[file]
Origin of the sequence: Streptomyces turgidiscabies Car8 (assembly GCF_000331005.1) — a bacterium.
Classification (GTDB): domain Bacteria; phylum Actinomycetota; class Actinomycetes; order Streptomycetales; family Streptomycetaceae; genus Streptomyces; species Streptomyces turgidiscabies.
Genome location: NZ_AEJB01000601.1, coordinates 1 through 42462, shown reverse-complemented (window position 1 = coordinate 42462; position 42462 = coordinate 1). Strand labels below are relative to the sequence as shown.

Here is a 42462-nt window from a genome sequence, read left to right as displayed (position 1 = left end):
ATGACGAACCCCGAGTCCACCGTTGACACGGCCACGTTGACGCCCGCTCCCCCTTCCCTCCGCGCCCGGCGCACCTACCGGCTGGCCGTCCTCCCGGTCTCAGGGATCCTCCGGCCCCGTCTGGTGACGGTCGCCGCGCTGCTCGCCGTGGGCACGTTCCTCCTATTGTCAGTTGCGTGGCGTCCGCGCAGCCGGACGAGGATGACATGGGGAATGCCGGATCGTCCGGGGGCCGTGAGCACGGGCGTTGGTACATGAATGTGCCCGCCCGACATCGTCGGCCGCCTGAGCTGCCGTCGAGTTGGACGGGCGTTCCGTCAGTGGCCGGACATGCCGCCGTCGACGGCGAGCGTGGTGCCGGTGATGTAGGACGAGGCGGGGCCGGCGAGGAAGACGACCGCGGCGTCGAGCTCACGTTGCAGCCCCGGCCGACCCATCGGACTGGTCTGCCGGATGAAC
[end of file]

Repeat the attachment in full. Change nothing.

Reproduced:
Origin of the sequence: Streptomyces turgidiscabies Car8 (assembly GCF_000331005.1) — a bacterium.
Classification (GTDB): domain Bacteria; phylum Actinomycetota; class Actinomycetes; order Streptomycetales; family Streptomycetaceae; genus Streptomyces; species Streptomyces turgidiscabies.
Genome location: NZ_AEJB01000601.1, coordinates 1 through 42462, shown reverse-complemented (window position 1 = coordinate 42462; position 42462 = coordinate 1). Strand labels below are relative to the sequence as shown.

Here is a 42462-nt window from a genome sequence, read left to right as displayed (position 1 = left end):
ATGACGAACCCCGAGTCCACCGTTGACACGGCCACGTTGACGCCCGCTCCCCCTTCCCTCCGCGCCCGGCGCACCTACCGGCTGGCCGTCCTCCCGGTCTCAGGGATCCTCCGGCCCCGTCTGGTGACGGTCGCCGCGCTGCTCGCCGTGGGCACGTTCCTCCTATTGTCAGTTGCGTGGCGTCCGCGCAGCCGGACGAGGATGACATGGGGAATGCCGGATCGTCCGGGGGCCGTGAGCACGGGCGTTGGTACATGAATGTGCCCGCCCGACATCGTCGGCCGCCTGAGCTGCCGTCGAGTTGGACGGGCGTTCCGTCAGTGGCCGGACATGCCGCCGTCGACGGCGAGCGTGGTGCCGGTGATGTAGGACGAGGCGGGGCCGGCGAGGAAGACGACCGCGGCGTCGAGCTCACGTTGCAGCCCCGGCCGACCCATCGGACTGGTCTGCCGGATGAAC